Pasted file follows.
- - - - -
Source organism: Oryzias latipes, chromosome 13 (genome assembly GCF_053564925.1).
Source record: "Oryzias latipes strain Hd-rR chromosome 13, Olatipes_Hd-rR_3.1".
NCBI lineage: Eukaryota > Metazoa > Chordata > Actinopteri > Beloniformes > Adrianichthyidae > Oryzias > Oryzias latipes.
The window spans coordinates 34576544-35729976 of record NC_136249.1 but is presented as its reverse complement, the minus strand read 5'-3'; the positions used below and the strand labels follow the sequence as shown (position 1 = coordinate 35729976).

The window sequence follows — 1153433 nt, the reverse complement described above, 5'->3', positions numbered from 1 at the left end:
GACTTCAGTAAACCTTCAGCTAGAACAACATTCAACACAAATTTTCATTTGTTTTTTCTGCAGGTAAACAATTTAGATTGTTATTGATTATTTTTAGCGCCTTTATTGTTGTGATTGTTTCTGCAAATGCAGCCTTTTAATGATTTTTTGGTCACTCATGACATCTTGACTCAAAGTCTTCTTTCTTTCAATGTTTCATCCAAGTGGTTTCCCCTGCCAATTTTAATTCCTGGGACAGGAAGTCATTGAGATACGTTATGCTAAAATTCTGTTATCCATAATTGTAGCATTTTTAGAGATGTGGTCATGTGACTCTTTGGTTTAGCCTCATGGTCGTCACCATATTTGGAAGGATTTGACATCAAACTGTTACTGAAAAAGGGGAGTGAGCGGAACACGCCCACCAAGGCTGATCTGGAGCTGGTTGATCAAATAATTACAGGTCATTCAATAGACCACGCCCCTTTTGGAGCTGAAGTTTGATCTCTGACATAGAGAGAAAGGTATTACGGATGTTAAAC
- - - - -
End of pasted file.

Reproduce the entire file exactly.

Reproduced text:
Source organism: Oryzias latipes, chromosome 13 (genome assembly GCF_053564925.1).
Source record: "Oryzias latipes strain Hd-rR chromosome 13, Olatipes_Hd-rR_3.1".
NCBI lineage: Eukaryota > Metazoa > Chordata > Actinopteri > Beloniformes > Adrianichthyidae > Oryzias > Oryzias latipes.
The window spans coordinates 34576544-35729976 of record NC_136249.1 but is presented as its reverse complement, the minus strand read 5'-3'; the positions used below and the strand labels follow the sequence as shown (position 1 = coordinate 35729976).

The window sequence follows — 1153433 nt, the reverse complement described above, 5'->3', positions numbered from 1 at the left end:
GACTTCAGTAAACCTTCAGCTAGAACAACATTCAACACAAATTTTCATTTGTTTTTTCTGCAGGTAAACAATTTAGATTGTTATTGATTATTTTTAGCGCCTTTATTGTTGTGATTGTTTCTGCAAATGCAGCCTTTTAATGATTTTTTGGTCACTCATGACATCTTGACTCAAAGTCTTCTTTCTTTCAATGTTTCATCCAAGTGGTTTCCCCTGCCAATTTTAATTCCTGGGACAGGAAGTCATTGAGATACGTTATGCTAAAATTCTGTTATCCATAATTGTAGCATTTTTAGAGATGTGGTCATGTGACTCTTTGGTTTAGCCTCATGGTCGTCACCATATTTGGAAGGATTTGACATCAAACTGTTACTGAAAAAGGGGAGTGAGCGGAACACGCCCACCAAGGCTGATCTGGAGCTGGTTGATCAAATAATTACAGGTCATTCAATAGACCACGCCCCTTTTGGAGCTGAAGTTTGATCTCTGACATAGAGAGAAAGGTATTACGGATGTTAAAC